The Census Bureau launched its 2010 campaign Monday and will spend $340 million on a media campaign to convince Americans to fill out and send back the decennial surveys. Millions of forms will be mailed to residences and shelters as the government fulfills the constitutionally-mandated count of everyone living in the United States.
Thousands of workers will follow up with door-to-door tallies. There’s even a road tour with a 46-foot trailer and 12 cargo vans, as well as ads on TV, radio, billboards and even text messages.
More than $400 billion in federal spending depends on the census. Much of last year’s Recovery Act funding was apportioned based on data collected in and since the 2000 census.
Population also determines political representation, and both Democrats and Republicans are already gearing up for the fight over reapportionment. Politics Magazine reports that party committees and allied groups (known as 527s, for their IRS code), have formed strategies based on what happened after the last census:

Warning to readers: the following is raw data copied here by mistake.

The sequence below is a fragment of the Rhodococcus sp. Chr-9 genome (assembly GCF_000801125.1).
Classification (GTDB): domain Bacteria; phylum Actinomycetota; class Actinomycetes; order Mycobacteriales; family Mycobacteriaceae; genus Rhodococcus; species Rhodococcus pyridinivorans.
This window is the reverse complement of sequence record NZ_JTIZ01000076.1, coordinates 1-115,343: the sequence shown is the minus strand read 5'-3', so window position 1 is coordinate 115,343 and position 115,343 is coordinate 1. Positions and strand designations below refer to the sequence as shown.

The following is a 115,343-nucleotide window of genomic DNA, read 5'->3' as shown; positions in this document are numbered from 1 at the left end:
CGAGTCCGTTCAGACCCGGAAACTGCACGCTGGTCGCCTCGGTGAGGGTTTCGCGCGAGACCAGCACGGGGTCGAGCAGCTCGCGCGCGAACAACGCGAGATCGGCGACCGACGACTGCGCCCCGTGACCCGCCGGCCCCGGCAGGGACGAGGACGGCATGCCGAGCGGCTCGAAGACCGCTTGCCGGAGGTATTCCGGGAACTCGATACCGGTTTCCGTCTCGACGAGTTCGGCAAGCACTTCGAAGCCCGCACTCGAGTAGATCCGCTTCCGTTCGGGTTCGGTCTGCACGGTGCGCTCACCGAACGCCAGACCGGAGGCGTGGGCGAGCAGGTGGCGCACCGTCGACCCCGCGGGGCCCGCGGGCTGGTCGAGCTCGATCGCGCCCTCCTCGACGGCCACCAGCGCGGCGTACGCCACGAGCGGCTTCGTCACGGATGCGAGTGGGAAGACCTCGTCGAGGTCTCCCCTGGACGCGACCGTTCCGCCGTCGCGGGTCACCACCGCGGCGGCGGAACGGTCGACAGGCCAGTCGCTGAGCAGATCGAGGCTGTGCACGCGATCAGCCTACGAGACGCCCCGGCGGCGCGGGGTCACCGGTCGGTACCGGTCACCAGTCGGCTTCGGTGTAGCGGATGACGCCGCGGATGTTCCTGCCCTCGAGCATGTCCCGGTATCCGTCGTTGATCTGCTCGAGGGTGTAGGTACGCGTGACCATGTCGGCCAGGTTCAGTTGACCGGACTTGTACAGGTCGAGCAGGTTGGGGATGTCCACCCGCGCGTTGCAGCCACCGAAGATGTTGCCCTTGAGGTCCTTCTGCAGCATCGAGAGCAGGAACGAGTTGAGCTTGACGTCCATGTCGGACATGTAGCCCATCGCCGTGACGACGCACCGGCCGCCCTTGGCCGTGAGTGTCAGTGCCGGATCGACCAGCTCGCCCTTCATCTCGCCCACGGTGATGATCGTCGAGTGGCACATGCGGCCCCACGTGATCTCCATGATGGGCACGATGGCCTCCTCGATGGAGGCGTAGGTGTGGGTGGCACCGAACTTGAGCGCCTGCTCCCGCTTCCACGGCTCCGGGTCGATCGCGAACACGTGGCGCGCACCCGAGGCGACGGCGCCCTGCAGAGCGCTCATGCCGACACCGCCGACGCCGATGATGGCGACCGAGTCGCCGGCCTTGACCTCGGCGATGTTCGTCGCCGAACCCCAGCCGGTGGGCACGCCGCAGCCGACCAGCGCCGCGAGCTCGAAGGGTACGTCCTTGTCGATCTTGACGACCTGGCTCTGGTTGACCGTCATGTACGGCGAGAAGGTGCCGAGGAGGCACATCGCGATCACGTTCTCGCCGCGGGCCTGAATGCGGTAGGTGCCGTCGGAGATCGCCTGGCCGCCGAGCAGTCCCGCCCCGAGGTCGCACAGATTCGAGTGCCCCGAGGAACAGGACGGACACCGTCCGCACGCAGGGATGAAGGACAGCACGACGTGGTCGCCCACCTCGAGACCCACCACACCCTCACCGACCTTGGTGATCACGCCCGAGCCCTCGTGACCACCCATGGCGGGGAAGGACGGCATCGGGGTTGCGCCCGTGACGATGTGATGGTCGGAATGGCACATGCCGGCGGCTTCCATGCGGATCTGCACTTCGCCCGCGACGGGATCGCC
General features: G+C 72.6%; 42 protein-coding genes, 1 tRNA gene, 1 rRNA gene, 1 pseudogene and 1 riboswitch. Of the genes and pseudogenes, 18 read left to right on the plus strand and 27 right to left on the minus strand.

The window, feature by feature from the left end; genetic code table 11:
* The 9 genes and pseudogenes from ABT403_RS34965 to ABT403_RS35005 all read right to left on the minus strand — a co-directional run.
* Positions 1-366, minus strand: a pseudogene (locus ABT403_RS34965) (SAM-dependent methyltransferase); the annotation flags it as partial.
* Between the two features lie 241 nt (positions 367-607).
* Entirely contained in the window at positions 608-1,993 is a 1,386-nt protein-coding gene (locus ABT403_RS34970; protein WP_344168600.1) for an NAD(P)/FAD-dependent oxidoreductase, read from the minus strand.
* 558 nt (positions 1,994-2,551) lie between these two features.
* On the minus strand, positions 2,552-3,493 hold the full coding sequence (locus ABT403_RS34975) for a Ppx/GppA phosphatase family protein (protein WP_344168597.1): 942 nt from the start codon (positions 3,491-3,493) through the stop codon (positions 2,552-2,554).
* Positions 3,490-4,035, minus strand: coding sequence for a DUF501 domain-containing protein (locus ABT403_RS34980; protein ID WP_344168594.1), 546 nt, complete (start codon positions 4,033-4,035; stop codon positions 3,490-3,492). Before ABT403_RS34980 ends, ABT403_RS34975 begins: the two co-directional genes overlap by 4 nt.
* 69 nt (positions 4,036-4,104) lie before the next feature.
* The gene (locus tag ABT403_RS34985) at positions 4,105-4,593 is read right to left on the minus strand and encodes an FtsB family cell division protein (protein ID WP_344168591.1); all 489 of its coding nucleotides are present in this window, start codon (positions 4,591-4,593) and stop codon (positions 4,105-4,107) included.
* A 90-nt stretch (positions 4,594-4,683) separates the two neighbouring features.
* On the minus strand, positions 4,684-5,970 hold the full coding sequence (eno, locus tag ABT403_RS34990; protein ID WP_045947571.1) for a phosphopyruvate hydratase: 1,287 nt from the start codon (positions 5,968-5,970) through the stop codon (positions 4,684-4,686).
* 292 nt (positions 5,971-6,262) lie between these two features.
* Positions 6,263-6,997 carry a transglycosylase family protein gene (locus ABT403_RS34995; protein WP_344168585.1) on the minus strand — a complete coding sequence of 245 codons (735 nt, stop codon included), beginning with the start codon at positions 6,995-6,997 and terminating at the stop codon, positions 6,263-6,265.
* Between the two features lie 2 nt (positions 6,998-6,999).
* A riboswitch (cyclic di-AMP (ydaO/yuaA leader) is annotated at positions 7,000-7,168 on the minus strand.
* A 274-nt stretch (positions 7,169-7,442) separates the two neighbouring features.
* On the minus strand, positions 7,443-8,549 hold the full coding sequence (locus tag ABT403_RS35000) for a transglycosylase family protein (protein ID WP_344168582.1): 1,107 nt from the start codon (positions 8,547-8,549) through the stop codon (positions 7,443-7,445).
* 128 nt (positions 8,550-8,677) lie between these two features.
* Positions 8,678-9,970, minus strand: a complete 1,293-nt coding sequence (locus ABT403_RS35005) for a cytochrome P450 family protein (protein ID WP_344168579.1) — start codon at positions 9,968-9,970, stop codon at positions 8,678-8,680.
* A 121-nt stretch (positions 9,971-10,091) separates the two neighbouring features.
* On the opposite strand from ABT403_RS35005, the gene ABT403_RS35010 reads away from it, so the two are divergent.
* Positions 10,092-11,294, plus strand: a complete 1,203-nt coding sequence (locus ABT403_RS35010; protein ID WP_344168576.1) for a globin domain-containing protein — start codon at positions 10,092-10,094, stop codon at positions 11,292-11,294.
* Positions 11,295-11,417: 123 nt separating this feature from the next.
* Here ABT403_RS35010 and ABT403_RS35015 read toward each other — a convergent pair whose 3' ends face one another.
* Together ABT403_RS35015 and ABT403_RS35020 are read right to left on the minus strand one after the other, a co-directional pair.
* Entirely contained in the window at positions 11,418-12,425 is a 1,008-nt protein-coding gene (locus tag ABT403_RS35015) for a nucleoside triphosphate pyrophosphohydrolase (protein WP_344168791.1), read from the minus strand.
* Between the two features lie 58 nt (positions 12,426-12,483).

“This is really the ﬁrst time that both congressional and state legislative redistricting are being done under one umbrella,” says Bill Burke, executive director of Foundation for the Future, a 527 formed back in 2004 to plan next year’s Democratic redistricting effort. “In the past, Democrats got started late, were underfunded and most of the interest here in D.C. was with the congressional level, as opposed to what was happening in state legislatures.”
Beyond politics, the New York Times reports that the census could also be an economic stimulus, as the federal government spends and hires for the big count:
Not in more than a half-century has the United States census been conducted amid such high rates of joblessness. The 1.2 million census-taking jobs may be temporary, but they pay well, and economists say they will provide a significant lift.
The jobs will amount to a $2.3 billion injection into the economy at a critical juncture, a bridge between the moment when many economists believe the private sector will finally stop shedding jobs and when it ultimately begins to add them.
“These are real jobs with good solid hourly pay,” said Mark Zandi, chief economist for Moody’s Economy.com.